Turning the Tide

Different unions have reacted differently to these two announcements. Private-sector unions see the new FPAs as a potential lifeline, while public-sector unions face the dilemma of fighting for wage increases during a time of austerity.

Yet the way forward for workers in the public and private sector is essentially the same. To defeat the pay freeze or make the most out of FPAs, unions must urgently recruit members and build up workplace strength in preparation for ambitious industrial campaigning.

It’s clear that public-sector workers can’t simply rely on the government to deliver. Ardern’s Labour government came into power in 2017, replacing the conservative National Party. But the change did not lead to better conditions for government employees.

In 2018, nurses, teachers, and public servants all struck over poor pay and conditions. This strike wave won significant pay increases and other improvements that were previously off the table. The lesson from this battle is simple: if you strike, you can win.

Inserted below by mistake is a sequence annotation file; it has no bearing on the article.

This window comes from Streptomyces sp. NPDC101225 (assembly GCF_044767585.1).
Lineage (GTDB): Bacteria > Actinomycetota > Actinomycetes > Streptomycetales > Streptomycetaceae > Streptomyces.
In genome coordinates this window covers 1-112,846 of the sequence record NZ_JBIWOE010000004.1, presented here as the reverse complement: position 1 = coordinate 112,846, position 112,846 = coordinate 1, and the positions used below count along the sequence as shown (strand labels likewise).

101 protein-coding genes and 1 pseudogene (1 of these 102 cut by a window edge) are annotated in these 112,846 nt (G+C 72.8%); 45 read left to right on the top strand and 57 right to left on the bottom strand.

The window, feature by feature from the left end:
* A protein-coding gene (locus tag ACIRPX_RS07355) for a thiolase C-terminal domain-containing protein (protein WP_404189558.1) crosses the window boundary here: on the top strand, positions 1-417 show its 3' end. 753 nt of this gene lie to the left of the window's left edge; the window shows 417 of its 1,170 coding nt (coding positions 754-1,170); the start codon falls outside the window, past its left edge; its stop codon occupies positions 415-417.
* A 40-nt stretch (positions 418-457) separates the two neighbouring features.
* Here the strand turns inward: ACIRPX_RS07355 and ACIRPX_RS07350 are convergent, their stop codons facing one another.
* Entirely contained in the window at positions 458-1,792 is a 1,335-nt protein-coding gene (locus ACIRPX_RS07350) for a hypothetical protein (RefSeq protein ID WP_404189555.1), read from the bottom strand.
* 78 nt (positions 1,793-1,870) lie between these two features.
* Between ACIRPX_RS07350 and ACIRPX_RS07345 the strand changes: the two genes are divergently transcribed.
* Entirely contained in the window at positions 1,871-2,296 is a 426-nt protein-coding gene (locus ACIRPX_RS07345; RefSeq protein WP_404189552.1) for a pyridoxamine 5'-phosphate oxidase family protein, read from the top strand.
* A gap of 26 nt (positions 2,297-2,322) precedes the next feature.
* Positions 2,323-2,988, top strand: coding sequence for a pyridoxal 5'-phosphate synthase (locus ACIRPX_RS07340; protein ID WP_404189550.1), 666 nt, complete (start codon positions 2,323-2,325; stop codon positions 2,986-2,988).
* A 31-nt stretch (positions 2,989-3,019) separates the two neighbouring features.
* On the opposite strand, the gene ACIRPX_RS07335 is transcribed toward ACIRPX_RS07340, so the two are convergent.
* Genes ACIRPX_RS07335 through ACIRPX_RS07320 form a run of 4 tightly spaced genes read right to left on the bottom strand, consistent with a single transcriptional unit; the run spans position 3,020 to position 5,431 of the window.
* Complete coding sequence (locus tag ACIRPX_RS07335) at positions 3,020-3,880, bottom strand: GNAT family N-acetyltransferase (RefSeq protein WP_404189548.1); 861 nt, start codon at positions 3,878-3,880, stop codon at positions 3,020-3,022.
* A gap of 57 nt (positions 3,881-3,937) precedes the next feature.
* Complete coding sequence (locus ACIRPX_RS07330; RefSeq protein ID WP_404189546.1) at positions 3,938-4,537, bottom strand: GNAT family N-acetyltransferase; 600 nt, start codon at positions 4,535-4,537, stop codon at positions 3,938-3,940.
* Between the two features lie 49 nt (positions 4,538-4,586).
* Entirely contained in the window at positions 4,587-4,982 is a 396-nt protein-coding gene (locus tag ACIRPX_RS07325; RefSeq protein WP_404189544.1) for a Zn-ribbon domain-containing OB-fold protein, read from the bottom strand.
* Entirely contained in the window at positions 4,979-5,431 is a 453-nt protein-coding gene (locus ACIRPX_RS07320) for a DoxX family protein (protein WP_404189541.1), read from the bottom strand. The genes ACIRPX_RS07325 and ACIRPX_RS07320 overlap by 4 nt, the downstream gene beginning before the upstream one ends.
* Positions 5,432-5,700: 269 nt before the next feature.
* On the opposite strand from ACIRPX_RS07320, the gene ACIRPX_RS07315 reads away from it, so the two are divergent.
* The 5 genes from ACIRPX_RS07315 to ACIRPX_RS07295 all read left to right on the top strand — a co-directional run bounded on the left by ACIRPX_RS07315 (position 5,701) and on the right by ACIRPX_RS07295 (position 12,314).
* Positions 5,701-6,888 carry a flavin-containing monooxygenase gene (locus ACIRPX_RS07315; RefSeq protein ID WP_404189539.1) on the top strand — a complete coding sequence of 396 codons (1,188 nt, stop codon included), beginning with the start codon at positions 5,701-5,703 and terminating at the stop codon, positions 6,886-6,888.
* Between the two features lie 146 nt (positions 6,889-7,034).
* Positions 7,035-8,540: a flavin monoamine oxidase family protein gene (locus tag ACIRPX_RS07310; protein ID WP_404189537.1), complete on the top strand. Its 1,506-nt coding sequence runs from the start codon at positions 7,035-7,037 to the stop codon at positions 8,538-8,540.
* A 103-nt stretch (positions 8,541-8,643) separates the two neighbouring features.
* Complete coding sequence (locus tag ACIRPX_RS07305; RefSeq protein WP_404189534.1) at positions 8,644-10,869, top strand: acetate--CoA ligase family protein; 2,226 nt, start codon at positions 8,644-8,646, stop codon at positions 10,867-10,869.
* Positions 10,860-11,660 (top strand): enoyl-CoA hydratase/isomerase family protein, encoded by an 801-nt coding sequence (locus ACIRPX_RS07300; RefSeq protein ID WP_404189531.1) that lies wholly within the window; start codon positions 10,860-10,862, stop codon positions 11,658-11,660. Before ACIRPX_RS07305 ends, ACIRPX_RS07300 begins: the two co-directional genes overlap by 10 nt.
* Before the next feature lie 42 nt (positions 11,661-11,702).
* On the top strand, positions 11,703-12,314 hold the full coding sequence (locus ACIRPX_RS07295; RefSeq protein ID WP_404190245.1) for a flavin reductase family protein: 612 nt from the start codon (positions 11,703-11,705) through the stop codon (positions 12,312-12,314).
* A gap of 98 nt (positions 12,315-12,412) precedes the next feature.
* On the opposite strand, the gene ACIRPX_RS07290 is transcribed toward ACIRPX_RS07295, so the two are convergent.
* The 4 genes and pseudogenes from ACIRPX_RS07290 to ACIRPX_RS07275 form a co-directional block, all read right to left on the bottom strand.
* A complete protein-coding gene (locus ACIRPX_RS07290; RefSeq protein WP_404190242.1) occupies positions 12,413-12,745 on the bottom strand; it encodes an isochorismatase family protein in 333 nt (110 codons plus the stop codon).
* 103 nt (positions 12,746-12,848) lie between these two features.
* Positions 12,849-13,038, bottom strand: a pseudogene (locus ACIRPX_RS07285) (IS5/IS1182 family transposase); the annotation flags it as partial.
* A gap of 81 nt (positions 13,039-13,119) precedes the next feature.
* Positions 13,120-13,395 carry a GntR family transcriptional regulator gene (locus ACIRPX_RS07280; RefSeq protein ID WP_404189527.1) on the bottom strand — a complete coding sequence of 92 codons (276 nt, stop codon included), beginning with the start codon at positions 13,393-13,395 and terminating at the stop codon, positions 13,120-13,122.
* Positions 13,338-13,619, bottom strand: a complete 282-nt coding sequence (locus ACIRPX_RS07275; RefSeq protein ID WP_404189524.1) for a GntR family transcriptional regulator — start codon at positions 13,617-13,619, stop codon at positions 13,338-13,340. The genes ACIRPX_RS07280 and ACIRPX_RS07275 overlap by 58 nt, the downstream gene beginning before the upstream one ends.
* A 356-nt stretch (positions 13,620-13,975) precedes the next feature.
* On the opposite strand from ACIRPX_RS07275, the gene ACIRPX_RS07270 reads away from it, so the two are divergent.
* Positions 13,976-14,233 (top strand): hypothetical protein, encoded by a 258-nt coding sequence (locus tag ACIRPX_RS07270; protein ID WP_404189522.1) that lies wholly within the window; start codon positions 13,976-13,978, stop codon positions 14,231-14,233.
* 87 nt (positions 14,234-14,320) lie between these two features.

While private-sector unions stand to benefit most from the introduction of FPAs, they will need to turn up the heat to make the most of the opportunity. At a minimum, FPAs can stop bosses driving wages down even further. However, it would be naïve to expect FPA negotiations to solve all the problems faced by workers in New Zealand.

For a FPA to become binding, the majority of relevant companies must agree to it. But few employers will concede significant pay increases purely because union officials make a convincing case. Workers can only win significant gains when their unions are strong and in a position to threaten industrial action. This will require serious preparation and work — an undertaking made more difficult by the fact that FPAs make no allowance for strike action.

Where unions and employers can’t agree, industrial courts will have the power to set FPAs. This points to another serious stumbling block. How can workers have confidence in the employment court system when the government in charge of appointing its judges is also seeking a pay freeze for its employees?

Real improvements come with union strength. As a first step, unions can strengthen their position by improving conditions within existing enterprise agreements. Striking and winning a better deal site by site will, in turn, give unions leverage. They can then use FPAs to extend these wins across corners of the industry that have yet to be unionized.

In this way, workers could reverse trends of the last few decades. Instead of having to endure government pay freezes and ruthless employers chiseling away at their living standards, workers in New Zealand could go on the offensive, pushing for higher wages and better conditions for all.